It was the late 60s, I wouldn't want to incriminate you in any types of behaviour, but there was a a lot of thinking about altered states and different ways of being. Did you indulge in those kinds of ideas?

Absolutely. It was an experimental time, you wanted to see what was out there that you didn't already know. Astral projection, drugs, sex and rock and roll - the whole nine yards! Things like acid and weed were part of our culture, but it was there to be mind expanding. In fact, later on when the football players started getting high I was like “Aw, man...”. That stuff was so special and then it became like beer. Those guys missed the boat completely.

So you ended up getting involved with the Star Trek film?

Yeah, I was out with Weather Report and a friend of mine was in Los Angeles doing a job for paramount pictures. There were these two guys talking about how they needed synthesisers to make sounds for this movie they were working on and he turns around and says “Man, you've got to talk to my buddy Alan, he knows all about synthesisers”. They were open minded and gave me a call. I went down and they were making the Star Trek motion picture. My audition tape was to make a sound like The Enterprise going from warp one to warp seven. I had a little set up in the dining room of my house in LA, so I made this filter sweep tone that kept rolling over itself. I turned in that tape and it became the sound of The Enterprise. I was on for six more Star Treks after that, making transporters and lasers and whatever else was happening. Interestingly enough the picture editor of that first Star Trek, his next movie was John Carpenter's Escape From New York. I got invited to do sound effects for Escape..., but then there was a golden moment. Dan Wyman, who had worked with John on the music for The Fog and Halloween, wasn't available and Todd recommended me. Carpenter came over to the same studio I was making Star Trek in – my dining room – and sat down with me for a couple of hours. I played him some music, we played some sounds and before he left he said, “This is great, let's do it”. So I was now scoring Escape From New York. It was a blessing from the sky, no agents, no heavy Hollywood scene, just guys.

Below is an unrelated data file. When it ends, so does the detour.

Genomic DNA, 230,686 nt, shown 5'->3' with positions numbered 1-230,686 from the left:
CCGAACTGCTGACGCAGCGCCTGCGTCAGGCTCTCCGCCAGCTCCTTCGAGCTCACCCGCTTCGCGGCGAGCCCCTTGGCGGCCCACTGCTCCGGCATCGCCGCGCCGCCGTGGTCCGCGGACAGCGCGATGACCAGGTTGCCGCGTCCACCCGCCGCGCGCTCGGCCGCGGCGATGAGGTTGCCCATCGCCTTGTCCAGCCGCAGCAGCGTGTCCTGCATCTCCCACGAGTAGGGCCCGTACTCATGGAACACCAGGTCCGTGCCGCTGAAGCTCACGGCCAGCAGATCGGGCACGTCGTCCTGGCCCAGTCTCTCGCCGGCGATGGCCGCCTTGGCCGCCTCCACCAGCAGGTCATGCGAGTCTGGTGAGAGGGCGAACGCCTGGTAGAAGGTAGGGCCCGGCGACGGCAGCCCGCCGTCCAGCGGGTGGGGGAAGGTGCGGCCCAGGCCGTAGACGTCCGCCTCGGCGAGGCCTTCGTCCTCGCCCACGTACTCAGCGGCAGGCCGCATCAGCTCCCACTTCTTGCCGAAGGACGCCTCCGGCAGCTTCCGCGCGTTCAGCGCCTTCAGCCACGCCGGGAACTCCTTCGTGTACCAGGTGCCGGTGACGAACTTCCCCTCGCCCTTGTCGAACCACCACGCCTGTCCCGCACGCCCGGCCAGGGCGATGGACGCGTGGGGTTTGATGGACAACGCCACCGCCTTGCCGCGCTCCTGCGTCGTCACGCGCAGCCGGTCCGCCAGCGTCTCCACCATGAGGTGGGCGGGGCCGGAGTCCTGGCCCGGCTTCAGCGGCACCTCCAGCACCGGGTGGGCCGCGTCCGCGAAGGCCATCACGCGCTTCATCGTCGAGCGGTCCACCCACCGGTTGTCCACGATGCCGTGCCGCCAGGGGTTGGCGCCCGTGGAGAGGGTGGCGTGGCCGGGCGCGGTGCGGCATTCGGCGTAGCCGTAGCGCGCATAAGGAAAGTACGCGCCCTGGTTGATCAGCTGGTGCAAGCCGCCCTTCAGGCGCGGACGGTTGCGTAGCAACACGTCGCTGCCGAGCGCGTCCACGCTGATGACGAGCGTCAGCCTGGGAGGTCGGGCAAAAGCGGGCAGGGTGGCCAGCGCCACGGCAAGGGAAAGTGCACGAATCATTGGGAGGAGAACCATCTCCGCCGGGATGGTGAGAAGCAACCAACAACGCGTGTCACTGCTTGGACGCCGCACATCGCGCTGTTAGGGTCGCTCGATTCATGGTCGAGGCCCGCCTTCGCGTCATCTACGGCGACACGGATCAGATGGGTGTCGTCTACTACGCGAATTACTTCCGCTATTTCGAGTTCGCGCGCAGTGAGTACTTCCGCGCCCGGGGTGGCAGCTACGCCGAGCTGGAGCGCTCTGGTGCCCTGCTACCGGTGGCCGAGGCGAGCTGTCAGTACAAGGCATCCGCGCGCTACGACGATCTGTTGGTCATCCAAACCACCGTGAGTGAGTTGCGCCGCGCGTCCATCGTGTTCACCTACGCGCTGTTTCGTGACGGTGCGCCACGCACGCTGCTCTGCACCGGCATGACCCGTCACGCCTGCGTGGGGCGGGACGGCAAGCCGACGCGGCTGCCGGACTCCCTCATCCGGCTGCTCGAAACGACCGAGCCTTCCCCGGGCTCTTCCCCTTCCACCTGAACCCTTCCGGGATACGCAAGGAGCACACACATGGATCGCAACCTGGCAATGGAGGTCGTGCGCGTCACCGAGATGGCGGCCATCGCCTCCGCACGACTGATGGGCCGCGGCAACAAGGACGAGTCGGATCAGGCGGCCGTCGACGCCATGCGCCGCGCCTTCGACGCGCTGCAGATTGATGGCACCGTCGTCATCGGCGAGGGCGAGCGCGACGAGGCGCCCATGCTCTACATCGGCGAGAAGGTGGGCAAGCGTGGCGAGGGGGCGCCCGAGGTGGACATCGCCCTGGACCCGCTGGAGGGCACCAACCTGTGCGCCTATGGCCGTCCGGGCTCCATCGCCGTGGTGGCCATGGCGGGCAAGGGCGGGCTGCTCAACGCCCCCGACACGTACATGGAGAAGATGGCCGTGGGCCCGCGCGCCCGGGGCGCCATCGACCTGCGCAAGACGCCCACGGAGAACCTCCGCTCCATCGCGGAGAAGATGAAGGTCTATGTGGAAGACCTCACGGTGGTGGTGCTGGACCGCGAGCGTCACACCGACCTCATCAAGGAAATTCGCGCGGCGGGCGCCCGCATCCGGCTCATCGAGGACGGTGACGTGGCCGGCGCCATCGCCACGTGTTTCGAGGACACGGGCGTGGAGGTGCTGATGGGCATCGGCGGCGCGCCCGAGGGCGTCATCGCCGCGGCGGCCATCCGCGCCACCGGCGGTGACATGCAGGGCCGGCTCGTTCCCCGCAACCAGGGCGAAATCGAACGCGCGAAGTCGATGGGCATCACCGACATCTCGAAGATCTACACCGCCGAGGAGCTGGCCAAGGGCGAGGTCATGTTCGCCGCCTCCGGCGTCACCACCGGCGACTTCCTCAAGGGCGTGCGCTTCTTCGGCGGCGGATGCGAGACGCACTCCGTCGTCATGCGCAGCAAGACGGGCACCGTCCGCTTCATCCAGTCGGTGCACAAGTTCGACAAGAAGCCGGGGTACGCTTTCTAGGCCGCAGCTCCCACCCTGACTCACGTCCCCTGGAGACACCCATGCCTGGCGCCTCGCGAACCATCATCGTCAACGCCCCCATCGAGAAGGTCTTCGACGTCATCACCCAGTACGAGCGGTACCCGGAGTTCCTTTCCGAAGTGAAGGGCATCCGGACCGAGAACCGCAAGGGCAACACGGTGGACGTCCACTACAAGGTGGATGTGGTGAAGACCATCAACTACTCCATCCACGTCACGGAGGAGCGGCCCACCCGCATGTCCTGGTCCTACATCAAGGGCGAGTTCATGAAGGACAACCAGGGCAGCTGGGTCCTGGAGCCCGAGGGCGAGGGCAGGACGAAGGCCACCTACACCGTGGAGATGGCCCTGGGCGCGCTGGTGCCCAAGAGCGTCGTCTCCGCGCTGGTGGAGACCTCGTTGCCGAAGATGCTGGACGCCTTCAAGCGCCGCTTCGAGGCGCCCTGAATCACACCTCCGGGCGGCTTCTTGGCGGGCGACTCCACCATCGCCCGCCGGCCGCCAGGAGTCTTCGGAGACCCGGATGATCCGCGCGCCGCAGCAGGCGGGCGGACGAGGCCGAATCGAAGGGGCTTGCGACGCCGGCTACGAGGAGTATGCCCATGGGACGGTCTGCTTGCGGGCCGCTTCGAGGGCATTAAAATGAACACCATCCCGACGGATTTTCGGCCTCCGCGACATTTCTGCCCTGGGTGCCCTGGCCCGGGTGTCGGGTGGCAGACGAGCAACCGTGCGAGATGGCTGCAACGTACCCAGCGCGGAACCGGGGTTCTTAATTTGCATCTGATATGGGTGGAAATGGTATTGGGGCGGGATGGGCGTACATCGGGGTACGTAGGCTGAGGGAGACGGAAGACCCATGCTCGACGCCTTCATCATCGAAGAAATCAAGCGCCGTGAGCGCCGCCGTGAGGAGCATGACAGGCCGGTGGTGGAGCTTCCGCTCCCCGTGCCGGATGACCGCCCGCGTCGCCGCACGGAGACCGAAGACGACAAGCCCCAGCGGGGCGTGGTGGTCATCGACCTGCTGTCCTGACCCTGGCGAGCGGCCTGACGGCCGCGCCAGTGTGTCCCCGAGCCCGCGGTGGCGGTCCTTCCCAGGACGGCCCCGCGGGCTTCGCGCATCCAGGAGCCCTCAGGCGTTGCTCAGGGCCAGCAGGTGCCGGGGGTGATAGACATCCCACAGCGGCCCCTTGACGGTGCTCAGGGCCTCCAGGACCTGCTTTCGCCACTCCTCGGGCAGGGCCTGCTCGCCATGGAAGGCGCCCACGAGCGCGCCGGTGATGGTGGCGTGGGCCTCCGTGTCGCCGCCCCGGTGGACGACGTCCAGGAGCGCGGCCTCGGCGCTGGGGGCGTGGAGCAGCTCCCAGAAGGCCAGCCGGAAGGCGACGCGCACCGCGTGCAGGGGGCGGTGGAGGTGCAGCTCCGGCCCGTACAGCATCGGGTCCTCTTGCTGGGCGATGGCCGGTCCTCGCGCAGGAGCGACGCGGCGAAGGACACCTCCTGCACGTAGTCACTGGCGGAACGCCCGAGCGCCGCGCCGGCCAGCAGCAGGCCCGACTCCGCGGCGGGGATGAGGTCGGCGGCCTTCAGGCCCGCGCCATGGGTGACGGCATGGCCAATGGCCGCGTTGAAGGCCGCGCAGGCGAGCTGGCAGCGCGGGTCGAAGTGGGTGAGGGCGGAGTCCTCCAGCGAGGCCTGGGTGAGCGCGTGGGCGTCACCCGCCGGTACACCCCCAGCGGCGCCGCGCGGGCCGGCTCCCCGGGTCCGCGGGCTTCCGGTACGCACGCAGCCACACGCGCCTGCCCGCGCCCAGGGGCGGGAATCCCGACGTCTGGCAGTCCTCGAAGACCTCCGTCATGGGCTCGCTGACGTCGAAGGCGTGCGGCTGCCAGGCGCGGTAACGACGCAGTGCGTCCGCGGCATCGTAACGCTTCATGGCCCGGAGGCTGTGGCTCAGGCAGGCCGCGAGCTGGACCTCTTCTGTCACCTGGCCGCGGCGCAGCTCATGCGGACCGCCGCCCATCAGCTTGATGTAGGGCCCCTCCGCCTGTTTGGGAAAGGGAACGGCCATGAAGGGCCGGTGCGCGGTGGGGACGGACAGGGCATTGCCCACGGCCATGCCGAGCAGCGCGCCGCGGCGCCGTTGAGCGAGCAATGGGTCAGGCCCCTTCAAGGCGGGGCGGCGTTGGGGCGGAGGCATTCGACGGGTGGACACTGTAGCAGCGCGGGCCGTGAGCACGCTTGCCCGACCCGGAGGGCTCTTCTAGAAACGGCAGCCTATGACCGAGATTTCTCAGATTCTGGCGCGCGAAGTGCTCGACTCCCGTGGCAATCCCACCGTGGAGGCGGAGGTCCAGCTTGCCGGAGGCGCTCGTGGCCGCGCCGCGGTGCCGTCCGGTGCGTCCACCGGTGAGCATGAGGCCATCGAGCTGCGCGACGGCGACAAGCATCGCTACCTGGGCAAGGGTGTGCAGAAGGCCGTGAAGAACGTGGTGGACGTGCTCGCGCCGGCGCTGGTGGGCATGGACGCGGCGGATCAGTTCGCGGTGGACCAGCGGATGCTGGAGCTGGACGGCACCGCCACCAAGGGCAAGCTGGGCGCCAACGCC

With the Star Trek stuff were you using natural sound at all or was it purely synthesised?

I started off doing stuff on synths, but the next part of the journey was when they started asking for organic sound. Electronic sound was fine for the bridge of the enterprise or imitating a star ship but what about explosions? What about physical effects? That meant audio recordings, so I started manipulating sound on tape. The tape loops were literally loops. They were quarter inch tape that was spliced together and run around a couple of microphone stands around the room. It was about 30 feet long. You'd re-record that into the eight track which I'd modified so it had a varispeed that I could play with. I had a spring reverb and a couple of effects but it was really the manipulation of tape that was the deal. The tools of the day were what was available.

Is there anything about the quality of working with tape that you prefer to digital?

There's certainly properties to tape that are mechanical and physical. On a computer you can't get a tape running and rewind it and drop it on the head to get a weird sound. There are things that tape did that there isn't any hope of computers doing because it's random and you're touching it – you're actually spinning stuff. Things like reverse reverb. On a tape recorder you turn the tape backwards, run it into a reverb and record it again. I used that effect in Poltergeist when I did the voice of little Caroline. There was discovery in just taking things and making them do stuff they were never designed to do. There was a lot of mechanical and physical sound creation that you couldn't do with a piece of software.